(e) a diode and resistor coupled to the base of the junction transistor to compensate for leakage current through the second transistor in its nonconducting state.

References Cited UNITED STATES PATENTS 3,140,408 7/1964 May 307-885 3,231,723 1/1966 Gilliland et al. 23S- 183 X 3,249,925 5/1966 Single et al. 23S-183 X JOHN S. HEYMAN, Primary Examiner* ARTHUR GAUSS, Examiner.

Patent Citations
Cited PatentFiling datePublication dateApplicantTitle
US3140408 *Jun 20, 1962Jul 7, 1964Products Inc CompSwitch with plural inputs to, and plural feedback paths from, an operational amplifier
US3231723 *Nov 28, 1961Jan 25, 1966Beckman Instruments IncIterative analog computer
US3249925 *Nov 28, 1961May 3, 1966Beckman Instruments IncSample and hold system
Referenced by
Citing PatentFiling datePublication dateApplicantTitle
US3480769 *Apr 14, 1967Nov 25, 1969Applied Dynamics IncAnalog and analog-digital computer mode and time-scale control system
US3484595 *Dec 22, 1966Dec 16, 1969Martin Marietta CorpDual electronic multiplier for multiplying an analog signal by two independent multiplying signals using a single operational amplifier
US3490691 *May 29, 1967Jan 20, 1970Tokyo Shibaura Electric CoProportional and integral action controller for sampled data control system
US3502994 *Nov 2, 1966Mar 24, 1970Data Control Systems IncElectrically variable delay line
US3525859 *Mar 20, 1968Aug 25, 1970Electronic AssociatesAutomatic operate-reset control for analog computer elements
US3538320 *Oct 3, 1968Nov 3, 1970Us NavyIntegrated circuit electronic analog divider with field effect transistor therein
US3541318 *Aug 3, 1966Nov 17, 1970Milgo Electronic CorpAnalog integrating system with variable time scale
US3541320 *Aug 7, 1968Nov 17, 1970Gen ElectricDrift compensation for integrating amplifiers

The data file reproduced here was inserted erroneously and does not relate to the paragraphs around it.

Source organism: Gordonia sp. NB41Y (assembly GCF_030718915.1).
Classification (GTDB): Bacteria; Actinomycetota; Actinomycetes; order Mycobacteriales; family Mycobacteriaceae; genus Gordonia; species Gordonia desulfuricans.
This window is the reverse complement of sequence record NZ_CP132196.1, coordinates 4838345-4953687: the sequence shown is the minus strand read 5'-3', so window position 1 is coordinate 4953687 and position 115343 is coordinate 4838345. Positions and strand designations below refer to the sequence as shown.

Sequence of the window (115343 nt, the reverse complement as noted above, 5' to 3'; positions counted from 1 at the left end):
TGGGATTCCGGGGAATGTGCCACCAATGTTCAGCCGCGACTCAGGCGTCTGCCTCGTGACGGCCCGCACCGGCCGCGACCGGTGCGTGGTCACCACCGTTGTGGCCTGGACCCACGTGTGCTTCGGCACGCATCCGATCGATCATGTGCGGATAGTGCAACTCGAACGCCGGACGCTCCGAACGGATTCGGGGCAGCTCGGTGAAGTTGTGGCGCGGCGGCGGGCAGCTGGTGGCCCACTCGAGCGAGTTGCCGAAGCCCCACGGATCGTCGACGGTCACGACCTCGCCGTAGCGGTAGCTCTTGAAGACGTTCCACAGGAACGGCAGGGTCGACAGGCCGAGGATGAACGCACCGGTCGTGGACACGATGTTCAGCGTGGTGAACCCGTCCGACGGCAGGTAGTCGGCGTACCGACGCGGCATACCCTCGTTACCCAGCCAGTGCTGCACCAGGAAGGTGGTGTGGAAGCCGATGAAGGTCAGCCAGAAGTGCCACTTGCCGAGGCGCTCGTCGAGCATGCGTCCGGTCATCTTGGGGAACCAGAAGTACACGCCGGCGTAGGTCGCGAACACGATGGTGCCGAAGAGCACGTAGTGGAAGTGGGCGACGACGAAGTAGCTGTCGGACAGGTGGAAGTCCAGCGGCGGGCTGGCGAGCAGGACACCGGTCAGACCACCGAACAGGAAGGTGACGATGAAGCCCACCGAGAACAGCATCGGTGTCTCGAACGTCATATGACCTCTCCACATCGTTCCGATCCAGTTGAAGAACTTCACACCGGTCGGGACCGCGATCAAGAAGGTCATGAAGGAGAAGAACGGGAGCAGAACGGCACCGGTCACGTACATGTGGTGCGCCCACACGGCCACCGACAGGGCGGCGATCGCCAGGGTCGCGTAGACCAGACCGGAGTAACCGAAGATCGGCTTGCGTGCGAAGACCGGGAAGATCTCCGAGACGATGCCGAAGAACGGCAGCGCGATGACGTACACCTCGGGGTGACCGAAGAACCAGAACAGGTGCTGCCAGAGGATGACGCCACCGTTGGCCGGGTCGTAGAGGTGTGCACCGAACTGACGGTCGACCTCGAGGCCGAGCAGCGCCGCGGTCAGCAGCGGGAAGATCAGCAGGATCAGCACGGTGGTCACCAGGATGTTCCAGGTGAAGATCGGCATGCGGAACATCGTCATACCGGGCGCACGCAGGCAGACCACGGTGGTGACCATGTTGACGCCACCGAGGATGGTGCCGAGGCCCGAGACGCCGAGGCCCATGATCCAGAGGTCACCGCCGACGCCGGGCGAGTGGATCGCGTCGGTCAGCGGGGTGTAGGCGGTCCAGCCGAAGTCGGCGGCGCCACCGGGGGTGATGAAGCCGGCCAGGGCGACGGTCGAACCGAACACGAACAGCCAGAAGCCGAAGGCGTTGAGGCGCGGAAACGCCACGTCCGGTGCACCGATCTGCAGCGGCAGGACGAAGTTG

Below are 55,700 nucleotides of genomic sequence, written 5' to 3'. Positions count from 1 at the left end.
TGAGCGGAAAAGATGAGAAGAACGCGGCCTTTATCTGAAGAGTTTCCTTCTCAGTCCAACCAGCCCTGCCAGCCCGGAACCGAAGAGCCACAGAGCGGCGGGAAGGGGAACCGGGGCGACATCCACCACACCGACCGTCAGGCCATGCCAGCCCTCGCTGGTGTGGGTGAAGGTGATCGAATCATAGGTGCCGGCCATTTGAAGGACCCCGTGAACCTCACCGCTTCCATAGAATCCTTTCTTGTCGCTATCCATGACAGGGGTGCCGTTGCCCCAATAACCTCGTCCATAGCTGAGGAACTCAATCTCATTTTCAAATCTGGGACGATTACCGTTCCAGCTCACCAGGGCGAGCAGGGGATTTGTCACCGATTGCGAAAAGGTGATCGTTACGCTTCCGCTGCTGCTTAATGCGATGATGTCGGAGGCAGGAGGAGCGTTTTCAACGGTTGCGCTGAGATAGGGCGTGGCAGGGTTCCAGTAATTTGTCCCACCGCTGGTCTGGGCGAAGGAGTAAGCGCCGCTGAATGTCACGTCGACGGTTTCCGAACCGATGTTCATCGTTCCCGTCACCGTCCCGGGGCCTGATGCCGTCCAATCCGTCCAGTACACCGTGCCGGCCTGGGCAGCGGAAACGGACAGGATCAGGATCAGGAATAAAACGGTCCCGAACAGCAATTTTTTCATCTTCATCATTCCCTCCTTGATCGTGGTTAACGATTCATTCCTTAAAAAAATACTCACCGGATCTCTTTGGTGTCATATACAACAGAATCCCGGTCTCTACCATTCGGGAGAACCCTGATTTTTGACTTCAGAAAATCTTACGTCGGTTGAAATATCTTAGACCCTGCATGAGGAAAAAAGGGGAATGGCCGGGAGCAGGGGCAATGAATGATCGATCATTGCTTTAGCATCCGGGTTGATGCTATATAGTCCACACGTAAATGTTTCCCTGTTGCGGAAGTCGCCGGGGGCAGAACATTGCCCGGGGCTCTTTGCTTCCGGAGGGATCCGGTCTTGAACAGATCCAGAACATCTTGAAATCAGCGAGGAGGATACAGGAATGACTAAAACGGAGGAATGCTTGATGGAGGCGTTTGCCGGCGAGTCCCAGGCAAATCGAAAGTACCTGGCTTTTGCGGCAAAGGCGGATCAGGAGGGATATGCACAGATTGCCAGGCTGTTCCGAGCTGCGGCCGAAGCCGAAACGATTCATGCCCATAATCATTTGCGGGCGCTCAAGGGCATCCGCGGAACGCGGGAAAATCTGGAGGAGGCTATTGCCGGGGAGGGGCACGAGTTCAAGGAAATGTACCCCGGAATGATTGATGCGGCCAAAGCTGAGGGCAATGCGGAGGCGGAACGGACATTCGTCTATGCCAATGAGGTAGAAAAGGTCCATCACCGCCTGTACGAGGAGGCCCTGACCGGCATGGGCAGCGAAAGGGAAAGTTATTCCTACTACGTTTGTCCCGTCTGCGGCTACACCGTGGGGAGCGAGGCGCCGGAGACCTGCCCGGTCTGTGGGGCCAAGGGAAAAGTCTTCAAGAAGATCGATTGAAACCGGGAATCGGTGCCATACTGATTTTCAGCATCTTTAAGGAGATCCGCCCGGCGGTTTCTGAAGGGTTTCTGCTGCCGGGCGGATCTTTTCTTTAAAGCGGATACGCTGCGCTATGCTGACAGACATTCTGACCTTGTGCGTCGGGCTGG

US3593088 *Jul 3, 1969Jul 13, 1971Borg WarnerMotor control system with control amplifier stage having antiundershoot circuit
US3598981 *Mar 18, 1969Aug 10, 1971Electronic AssociatesCapacitor-switching circuit
US3600689 *Sep 24, 1969Aug 17, 1971Kent Ltd GAn electric controller with improved stabilizer apparatus for the storage capacitor
US3610953 *Mar 3, 1970Oct 5, 1971Gordon Eng CoSwitching system
US3617725 *Oct 24, 1968Nov 2, 1971Westinghouse Electric CorpControl channel for an optimizing control system
US3675050 *Jan 14, 1971Jul 4, 1972Honeywell IncControl circuits for use in automatic control systems
US3679880 *Mar 27, 1970Jul 25, 1972Singer CoSimulated instruments
US3808463 *Aug 21, 1972Apr 30, 1974Philips CorpIntegrated function generator
US3903432 *Aug 7, 1974Sep 2, 1975Us NavyIntegration gate
US4059169 *Feb 9, 1976Nov 22, 1977Hagen Winston HMonitor for biological volume changes
Classifications
U.S. Classification327/561, 327/432
International ClassificationG11C27/02, G06G7/00, G06G7/186, G11C27/00
Cooperative ClassificationG11C27/026, G06G7/186
European ClassificationG11C27/02C1, G06G7/186
Legal Events
DateCodeEventDescription
Nov 8, 1982ASAssignment
Owner name: RACAL DATA COMMUNICATIONS INC.,
Free format text: MERGER;ASSIGNOR:RACAL-MILGO, INC.,;REEL/FRAME:004065/0579
Effective date: 19820930